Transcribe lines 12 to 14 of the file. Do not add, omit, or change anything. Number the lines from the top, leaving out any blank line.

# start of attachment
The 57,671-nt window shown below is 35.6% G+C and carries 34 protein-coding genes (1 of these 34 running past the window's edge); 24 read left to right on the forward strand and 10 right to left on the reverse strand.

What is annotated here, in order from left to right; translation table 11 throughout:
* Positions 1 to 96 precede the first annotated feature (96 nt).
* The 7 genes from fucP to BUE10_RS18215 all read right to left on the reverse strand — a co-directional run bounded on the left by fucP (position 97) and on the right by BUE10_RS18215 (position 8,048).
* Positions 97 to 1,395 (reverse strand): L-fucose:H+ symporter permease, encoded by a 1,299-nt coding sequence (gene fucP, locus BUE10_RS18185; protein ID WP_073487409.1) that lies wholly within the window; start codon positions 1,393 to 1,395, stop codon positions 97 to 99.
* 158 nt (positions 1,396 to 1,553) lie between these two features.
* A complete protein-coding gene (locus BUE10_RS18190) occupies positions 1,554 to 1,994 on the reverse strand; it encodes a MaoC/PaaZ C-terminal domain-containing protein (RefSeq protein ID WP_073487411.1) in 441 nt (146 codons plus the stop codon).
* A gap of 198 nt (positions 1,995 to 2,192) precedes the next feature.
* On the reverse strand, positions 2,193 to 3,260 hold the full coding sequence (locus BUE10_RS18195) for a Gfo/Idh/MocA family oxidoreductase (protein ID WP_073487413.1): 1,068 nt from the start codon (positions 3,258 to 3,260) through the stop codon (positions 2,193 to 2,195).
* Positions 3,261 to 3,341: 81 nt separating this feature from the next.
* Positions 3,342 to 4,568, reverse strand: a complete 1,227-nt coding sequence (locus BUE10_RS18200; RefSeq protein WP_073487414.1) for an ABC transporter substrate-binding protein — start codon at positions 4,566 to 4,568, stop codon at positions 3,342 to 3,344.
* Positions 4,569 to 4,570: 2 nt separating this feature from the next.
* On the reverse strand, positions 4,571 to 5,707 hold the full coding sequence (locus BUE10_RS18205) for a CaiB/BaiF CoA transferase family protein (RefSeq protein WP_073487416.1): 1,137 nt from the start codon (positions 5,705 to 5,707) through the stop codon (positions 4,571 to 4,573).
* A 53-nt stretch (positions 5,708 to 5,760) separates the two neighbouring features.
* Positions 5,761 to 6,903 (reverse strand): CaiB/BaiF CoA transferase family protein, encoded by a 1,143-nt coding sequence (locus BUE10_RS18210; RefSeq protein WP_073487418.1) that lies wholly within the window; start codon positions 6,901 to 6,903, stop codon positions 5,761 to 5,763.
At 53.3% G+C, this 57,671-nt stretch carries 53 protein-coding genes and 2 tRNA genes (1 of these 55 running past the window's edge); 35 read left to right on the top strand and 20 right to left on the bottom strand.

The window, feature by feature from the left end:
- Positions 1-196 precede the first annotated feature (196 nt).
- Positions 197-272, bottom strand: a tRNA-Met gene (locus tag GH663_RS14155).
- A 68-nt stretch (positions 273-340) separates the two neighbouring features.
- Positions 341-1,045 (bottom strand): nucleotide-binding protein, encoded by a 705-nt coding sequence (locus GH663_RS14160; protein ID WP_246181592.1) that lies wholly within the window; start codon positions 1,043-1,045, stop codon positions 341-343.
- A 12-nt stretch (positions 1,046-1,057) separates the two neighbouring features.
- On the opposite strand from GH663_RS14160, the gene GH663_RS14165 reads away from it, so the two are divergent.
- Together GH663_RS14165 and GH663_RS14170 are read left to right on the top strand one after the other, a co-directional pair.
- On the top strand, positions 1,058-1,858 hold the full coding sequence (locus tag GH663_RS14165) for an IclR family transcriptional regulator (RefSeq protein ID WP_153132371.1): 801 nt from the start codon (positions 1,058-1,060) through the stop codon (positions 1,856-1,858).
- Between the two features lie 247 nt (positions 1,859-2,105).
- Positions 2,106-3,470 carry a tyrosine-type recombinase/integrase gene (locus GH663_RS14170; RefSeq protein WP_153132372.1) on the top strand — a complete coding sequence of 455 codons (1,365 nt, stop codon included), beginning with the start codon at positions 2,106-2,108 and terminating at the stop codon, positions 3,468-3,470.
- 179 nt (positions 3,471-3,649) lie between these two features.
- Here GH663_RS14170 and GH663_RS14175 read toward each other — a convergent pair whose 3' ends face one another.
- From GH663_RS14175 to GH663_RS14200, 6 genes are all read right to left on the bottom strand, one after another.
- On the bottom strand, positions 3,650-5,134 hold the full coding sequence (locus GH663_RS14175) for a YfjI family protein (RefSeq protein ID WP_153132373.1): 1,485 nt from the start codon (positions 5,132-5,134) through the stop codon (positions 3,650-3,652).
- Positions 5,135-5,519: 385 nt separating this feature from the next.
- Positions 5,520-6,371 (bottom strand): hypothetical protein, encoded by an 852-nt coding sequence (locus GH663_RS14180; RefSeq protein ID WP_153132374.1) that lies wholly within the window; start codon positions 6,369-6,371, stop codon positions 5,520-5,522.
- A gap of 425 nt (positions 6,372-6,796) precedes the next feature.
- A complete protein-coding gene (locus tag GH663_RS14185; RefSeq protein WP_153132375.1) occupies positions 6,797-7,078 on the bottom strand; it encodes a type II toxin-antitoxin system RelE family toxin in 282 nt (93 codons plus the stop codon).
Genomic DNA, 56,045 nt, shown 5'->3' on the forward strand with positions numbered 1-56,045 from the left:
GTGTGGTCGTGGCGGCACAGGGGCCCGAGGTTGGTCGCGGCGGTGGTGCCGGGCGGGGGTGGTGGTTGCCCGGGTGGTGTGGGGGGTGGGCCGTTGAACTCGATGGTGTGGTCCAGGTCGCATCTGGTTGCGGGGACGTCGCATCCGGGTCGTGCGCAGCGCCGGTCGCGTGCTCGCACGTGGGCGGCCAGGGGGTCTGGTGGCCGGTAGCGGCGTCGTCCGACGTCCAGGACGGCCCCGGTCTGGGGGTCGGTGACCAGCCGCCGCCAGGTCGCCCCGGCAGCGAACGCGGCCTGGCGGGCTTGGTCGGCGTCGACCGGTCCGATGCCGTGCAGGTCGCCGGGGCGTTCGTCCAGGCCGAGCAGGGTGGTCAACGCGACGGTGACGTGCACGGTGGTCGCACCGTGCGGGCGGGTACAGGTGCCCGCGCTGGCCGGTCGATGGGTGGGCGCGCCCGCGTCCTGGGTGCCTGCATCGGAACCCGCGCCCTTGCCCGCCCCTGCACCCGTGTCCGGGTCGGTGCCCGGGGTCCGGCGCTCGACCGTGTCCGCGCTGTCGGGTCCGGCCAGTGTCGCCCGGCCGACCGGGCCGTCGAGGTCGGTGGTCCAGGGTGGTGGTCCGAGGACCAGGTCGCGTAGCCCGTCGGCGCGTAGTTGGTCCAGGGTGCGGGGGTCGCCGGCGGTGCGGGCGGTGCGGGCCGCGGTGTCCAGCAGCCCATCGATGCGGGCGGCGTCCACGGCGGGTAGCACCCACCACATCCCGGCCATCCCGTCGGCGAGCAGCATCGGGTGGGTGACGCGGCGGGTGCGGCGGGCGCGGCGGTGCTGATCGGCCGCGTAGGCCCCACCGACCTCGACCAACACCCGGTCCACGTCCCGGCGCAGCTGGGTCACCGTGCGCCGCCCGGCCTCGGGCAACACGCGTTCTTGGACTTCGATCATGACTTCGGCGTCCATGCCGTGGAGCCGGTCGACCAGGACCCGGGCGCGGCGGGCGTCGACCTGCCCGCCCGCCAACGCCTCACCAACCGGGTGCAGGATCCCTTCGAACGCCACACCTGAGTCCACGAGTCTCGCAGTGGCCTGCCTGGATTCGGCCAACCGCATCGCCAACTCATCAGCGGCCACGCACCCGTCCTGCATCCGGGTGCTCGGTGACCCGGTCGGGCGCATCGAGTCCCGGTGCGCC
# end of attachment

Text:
* Positions 4,569 to 4,570: 2 nt separating this feature from the next.
* On the reverse strand, positions 4,571 to 5,707 hold the full coding sequence (locus BUE10_RS18205) for a CaiB/BaiF CoA transferase family protein (RefSeq protein WP_073487416.1): 1,137 nt from the start codon (positions 5,705 to 5,707) through the stop codon (positions 4,571 to 4,573).
* A 53-nt stretch (positions 5,708 to 5,760) separates the two neighbouring features.